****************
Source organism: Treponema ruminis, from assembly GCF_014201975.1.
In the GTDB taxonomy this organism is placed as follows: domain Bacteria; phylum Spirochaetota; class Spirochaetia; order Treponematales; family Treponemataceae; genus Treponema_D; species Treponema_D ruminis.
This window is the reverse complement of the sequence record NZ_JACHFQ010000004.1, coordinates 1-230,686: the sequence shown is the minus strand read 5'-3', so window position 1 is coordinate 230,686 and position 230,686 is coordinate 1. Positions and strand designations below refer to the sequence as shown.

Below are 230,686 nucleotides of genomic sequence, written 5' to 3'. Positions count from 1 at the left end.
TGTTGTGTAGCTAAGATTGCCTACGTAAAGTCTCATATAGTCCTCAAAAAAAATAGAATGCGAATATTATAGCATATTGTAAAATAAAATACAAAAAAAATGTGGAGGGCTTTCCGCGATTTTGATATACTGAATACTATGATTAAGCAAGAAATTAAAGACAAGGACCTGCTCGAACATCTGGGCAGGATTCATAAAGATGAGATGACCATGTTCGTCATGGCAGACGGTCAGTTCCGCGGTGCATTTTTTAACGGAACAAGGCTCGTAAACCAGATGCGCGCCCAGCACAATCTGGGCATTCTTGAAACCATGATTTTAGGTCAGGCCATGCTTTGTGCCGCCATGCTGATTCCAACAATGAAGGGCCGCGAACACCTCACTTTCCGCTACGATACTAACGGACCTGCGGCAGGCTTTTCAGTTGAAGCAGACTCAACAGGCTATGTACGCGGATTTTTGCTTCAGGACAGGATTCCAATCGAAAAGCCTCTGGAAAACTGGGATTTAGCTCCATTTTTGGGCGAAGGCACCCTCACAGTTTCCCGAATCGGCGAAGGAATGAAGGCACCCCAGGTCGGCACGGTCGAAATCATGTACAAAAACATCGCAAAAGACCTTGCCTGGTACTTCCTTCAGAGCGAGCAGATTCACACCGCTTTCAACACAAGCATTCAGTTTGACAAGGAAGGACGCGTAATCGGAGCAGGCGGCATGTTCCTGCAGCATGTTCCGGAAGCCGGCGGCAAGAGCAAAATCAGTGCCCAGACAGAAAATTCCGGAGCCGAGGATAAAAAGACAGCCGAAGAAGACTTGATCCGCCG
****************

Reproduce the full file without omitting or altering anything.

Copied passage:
Source organism: Treponema ruminis, from assembly GCF_014201975.1.
In the GTDB taxonomy this organism is placed as follows: domain Bacteria; phylum Spirochaetota; class Spirochaetia; order Treponematales; family Treponemataceae; genus Treponema_D; species Treponema_D ruminis.
This window is the reverse complement of the sequence record NZ_JACHFQ010000004.1, coordinates 1-230,686: the sequence shown is the minus strand read 5'-3', so window position 1 is coordinate 230,686 and position 230,686 is coordinate 1. Positions and strand designations below refer to the sequence as shown.

Below are 230,686 nucleotides of genomic sequence, written 5' to 3'. Positions count from 1 at the left end.
TGTTGTGTAGCTAAGATTGCCTACGTAAAGTCTCATATAGTCCTCAAAAAAAATAGAATGCGAATATTATAGCATATTGTAAAATAAAATACAAAAAAAATGTGGAGGGCTTTCCGCGATTTTGATATACTGAATACTATGATTAAGCAAGAAATTAAAGACAAGGACCTGCTCGAACATCTGGGCAGGATTCATAAAGATGAGATGACCATGTTCGTCATGGCAGACGGTCAGTTCCGCGGTGCATTTTTTAACGGAACAAGGCTCGTAAACCAGATGCGCGCCCAGCACAATCTGGGCATTCTTGAAACCATGATTTTAGGTCAGGCCATGCTTTGTGCCGCCATGCTGATTCCAACAATGAAGGGCCGCGAACACCTCACTTTCCGCTACGATACTAACGGACCTGCGGCAGGCTTTTCAGTTGAAGCAGACTCAACAGGCTATGTACGCGGATTTTTGCTTCAGGACAGGATTCCAATCGAAAAGCCTCTGGAAAACTGGGATTTAGCTCCATTTTTGGGCGAAGGCACCCTCACAGTTTCCCGAATCGGCGAAGGAATGAAGGCACCCCAGGTCGGCACGGTCGAAATCATGTACAAAAACATCGCAAAAGACCTTGCCTGGTACTTCCTTCAGAGCGAGCAGATTCACACCGCTTTCAACACAAGCATTCAGTTTGACAAGGAAGGACGCGTAATCGGAGCAGGCGGCATGTTCCTGCAGCATGTTCCGGAAGCCGGCGGCAAGAGCAAAATCAGTGCCCAGACAGAAAATTCCGGAGCCGAGGATAAAAAGACAGCCGAAGAAGACTTGATCCGCCG